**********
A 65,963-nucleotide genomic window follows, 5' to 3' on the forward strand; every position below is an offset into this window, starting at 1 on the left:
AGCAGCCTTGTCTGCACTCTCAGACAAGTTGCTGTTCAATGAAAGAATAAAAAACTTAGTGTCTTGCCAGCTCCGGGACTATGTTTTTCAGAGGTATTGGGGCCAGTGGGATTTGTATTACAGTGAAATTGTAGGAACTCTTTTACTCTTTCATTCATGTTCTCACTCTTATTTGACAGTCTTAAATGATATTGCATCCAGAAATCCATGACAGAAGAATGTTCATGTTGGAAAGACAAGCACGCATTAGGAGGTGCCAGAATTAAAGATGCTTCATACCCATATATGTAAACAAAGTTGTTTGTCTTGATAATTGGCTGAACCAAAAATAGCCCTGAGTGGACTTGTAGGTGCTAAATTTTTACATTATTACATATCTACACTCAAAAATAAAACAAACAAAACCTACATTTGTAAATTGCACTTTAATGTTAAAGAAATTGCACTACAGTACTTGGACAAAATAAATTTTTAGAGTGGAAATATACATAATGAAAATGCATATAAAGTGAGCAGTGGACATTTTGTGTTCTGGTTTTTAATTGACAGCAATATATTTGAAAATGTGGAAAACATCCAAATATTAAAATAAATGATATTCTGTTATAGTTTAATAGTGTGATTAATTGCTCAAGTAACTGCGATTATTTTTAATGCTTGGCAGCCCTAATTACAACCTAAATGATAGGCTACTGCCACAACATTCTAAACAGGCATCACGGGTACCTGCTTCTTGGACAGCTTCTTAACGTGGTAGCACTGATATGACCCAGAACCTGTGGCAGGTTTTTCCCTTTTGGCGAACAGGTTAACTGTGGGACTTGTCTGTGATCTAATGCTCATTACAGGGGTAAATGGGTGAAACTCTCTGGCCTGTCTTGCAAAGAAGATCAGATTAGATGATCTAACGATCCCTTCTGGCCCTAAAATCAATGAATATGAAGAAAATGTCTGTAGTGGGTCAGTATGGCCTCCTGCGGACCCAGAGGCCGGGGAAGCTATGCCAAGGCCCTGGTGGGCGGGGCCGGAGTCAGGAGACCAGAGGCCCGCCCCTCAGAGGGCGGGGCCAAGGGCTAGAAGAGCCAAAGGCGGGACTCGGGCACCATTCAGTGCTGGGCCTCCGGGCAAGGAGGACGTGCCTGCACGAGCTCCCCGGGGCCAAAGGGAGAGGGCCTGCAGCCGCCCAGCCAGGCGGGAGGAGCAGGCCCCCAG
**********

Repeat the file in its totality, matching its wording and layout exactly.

A 65,963-nucleotide genomic window follows, 5' to 3' on the forward strand; every position below is an offset into this window, starting at 1 on the left:
AGCAGCCTTGTCTGCACTCTCAGACAAGTTGCTGTTCAATGAAAGAATAAAAAACTTAGTGTCTTGCCAGCTCCGGGACTATGTTTTTCAGAGGTATTGGGGCCAGTGGGATTTGTATTACAGTGAAATTGTAGGAACTCTTTTACTCTTTCATTCATGTTCTCACTCTTATTTGACAGTCTTAAATGATATTGCATCCAGAAATCCATGACAGAAGAATGTTCATGTTGGAAAGACAAGCACGCATTAGGAGGTGCCAGAATTAAAGATGCTTCATACCCATATATGTAAACAAAGTTGTTTGTCTTGATAATTGGCTGAACCAAAAATAGCCCTGAGTGGACTTGTAGGTGCTAAATTTTTACATTATTACATATCTACACTCAAAAATAAAACAAACAAAACCTACATTTGTAAATTGCACTTTAATGTTAAAGAAATTGCACTACAGTACTTGGACAAAATAAATTTTTAGAGTGGAAATATACATAATGAAAATGCATATAAAGTGAGCAGTGGACATTTTGTGTTCTGGTTTTTAATTGACAGCAATATATTTGAAAATGTGGAAAACATCCAAATATTAAAATAAATGATATTCTGTTATAGTTTAATAGTGTGATTAATTGCTCAAGTAACTGCGATTATTTTTAATGCTTGGCAGCCCTAATTACAACCTAAATGATAGGCTACTGCCACAACATTCTAAACAGGCATCACGGGTACCTGCTTCTTGGACAGCTTCTTAACGTGGTAGCACTGATATGACCCAGAACCTGTGGCAGGTTTTTCCCTTTTGGCGAACAGGTTAACTGTGGGACTTGTCTGTGATCTAATGCTCATTACAGGGGTAAATGGGTGAAACTCTCTGGCCTGTCTTGCAAAGAAGATCAGATTAGATGATCTAACGATCCCTTCTGGCCCTAAAATCAATGAATATGAAGAAAATGTCTGTAGTGGGTCAGTATGGCCTCCTGCGGACCCAGAGGCCGGGGAAGCTATGCCAAGGCCCTGGTGGGCGGGGCCGGAGTCAGGAGACCAGAGGCCCGCCCCTCAGAGGGCGGGGCCAAGGGCTAGAAGAGCCAAAGGCGGGACTCGGGCACCATTCAGTGCTGGGCCTCCGGGCAAGGAGGACGTGCCTGCACGAGCTCCCCGGGGCCAAAGGGAGAGGGCCTGCAGCCGCCCAGCCAGGCGGGAGGAGCAGGCCCCCAG